11 Days: Invasion of Nefyn by Lizzie Ashworth

11 Days: Invasion of Nefyn by Lizzie Ashworth

Hunky Warriors — who can resist?

Sexy romance stories are a perfect match with historical scenes and characters. Both take us far away from today and the daily grind of our lives. That’s what we expect from any entertainment media, and Hot Highlanders, Wild Warriors delivers the goods. What a great bunch of stories!

My inspiration for “Invasion of Nefyn” was triggered by reading historic novels by Bernard Cornwell. Details of daily life command just as much of the reader’s enjoyment as does the inner turmoil of the characters. Cornwell’s books are most assuredly not romances, but still thrilled me with glimpses of early England. He thoroughly researches locations, religion, and customs, and I love learning this way.

I’m also inspired by women, present and past, who face brutal challenges and stand their ground. It was a natural fit for me to write a strong woman in “Invasion of Nefyn.” Left alone to deal with moving the household while her warrior husband is off fighting the invading Saxons, Nefyn’s world is falling to ruin around her. There is no escape from the responsibilities or consequences of her choices, nor from the heartache every wife experiences when her loved one rides off to battle.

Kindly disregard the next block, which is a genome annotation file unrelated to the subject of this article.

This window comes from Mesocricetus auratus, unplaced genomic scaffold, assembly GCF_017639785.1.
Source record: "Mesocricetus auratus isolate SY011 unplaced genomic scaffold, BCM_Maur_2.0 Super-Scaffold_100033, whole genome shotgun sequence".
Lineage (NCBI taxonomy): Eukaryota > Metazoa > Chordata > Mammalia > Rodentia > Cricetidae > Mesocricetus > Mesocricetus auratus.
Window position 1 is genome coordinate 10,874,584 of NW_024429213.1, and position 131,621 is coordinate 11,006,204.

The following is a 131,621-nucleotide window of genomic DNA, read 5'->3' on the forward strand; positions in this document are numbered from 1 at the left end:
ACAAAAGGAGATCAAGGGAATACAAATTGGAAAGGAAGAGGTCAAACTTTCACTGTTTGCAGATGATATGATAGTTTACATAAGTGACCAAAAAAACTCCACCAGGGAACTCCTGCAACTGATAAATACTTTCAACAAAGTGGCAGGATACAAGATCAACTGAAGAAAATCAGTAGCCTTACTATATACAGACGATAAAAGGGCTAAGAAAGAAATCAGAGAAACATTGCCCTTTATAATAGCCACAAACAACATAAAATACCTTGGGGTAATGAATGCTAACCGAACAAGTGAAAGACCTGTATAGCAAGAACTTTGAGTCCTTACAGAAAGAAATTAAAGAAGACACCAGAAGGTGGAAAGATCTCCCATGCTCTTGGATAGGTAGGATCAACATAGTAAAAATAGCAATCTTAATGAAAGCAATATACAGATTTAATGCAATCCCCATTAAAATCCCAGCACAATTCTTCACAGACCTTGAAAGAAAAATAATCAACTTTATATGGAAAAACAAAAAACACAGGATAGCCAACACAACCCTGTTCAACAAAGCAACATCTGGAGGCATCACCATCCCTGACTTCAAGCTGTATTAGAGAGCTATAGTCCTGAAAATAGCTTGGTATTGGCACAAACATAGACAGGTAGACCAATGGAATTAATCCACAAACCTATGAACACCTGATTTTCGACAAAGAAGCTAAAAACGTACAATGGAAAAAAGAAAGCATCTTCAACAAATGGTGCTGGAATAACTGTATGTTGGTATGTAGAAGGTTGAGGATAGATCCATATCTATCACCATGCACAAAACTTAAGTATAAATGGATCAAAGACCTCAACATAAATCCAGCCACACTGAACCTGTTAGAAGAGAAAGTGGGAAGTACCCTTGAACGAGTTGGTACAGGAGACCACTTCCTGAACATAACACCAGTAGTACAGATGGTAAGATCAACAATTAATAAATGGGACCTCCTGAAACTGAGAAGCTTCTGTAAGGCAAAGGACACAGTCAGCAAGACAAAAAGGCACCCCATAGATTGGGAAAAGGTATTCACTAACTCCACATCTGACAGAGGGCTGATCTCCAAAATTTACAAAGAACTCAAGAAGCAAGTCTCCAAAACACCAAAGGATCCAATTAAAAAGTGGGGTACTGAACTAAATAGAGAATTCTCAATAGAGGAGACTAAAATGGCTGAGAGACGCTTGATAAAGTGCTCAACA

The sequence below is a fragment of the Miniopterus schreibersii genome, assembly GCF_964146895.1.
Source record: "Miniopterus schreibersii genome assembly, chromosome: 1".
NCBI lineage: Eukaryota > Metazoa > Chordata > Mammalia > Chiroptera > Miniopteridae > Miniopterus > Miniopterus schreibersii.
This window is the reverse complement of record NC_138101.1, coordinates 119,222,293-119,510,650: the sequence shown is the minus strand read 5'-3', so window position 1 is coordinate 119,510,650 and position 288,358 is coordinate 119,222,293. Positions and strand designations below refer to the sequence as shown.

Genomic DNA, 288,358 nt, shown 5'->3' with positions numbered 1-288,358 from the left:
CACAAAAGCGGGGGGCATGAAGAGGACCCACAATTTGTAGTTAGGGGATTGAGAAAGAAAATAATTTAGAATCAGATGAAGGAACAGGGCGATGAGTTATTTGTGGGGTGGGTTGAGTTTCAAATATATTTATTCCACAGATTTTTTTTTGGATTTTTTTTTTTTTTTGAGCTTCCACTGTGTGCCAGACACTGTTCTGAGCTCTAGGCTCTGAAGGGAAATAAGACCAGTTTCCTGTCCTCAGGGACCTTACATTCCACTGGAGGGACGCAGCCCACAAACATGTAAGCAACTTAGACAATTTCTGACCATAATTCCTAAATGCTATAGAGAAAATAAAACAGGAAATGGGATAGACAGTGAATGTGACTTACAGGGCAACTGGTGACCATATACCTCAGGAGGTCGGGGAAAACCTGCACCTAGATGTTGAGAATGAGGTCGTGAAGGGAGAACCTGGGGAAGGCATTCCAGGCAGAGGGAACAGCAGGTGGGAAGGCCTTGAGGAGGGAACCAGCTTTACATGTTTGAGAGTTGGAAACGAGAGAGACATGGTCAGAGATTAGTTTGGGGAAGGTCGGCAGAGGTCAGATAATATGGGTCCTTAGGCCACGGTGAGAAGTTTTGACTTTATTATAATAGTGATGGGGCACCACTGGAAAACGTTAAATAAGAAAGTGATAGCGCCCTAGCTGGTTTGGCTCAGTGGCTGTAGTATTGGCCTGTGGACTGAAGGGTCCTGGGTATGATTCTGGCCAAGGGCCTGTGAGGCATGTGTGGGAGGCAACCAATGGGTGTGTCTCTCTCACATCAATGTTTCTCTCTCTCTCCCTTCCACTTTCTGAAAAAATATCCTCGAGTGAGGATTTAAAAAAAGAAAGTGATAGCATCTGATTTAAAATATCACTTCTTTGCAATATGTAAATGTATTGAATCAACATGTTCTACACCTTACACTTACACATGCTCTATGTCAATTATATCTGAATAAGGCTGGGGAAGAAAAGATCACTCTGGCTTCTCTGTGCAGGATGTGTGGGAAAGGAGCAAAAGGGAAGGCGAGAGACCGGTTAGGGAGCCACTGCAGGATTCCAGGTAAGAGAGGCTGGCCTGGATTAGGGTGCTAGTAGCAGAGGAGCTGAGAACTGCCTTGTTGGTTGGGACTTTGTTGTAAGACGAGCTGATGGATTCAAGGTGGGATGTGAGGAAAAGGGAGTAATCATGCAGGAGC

warriorThe concept for Nefyn’s story came easily. Hammering out believable details required some sweat equity. Readers need firm anchors in reality for the fiction to come to life. What would a Briton woman of the late 5th century wear? What would she prepare for lunch? When a fully-armed man slams into her humble cottage, what weapons would he carry?

I’ve posted several hunky men on our anthology’s Pinterest page, and other contributors to Hot Highlands and Wild Warriors have posted some great shots, too. Here’s one for inspiration.

I’d love to hear from you about which photo excites you the most!

Excerpt, “Invasion of Nefyn”:

The latch on the heavy cottage door rattled and Nefyn’s neck hair raised. She turned from her churning, thinking of the other villagers who, like her, had lingered in spite of the threat. Were they caught off guard? No shouts of warning rang out. But the Saxons sometimes appeared from the forest like silent ghosts.

Another rattle, and the door yielded to his shoulder. His eyes, black as winter night, locked on Nefyn. His round shield bore the image of a red dragon and a longsword glinted in his fist. Blood roared in her ears as she stood momentarily frozen in fear.

She had waited, loathe to remove the last of their belongings from the home of her family, the comfortable place where her children were born, where her beloved Bedwyr might return for a brief time and she could touch his face and know that he still lived. One more day, she promised herself, before she burdened the cow with bundles of bedclothes and meager portions of foodstuffs and drove her up into the mountains to join the others.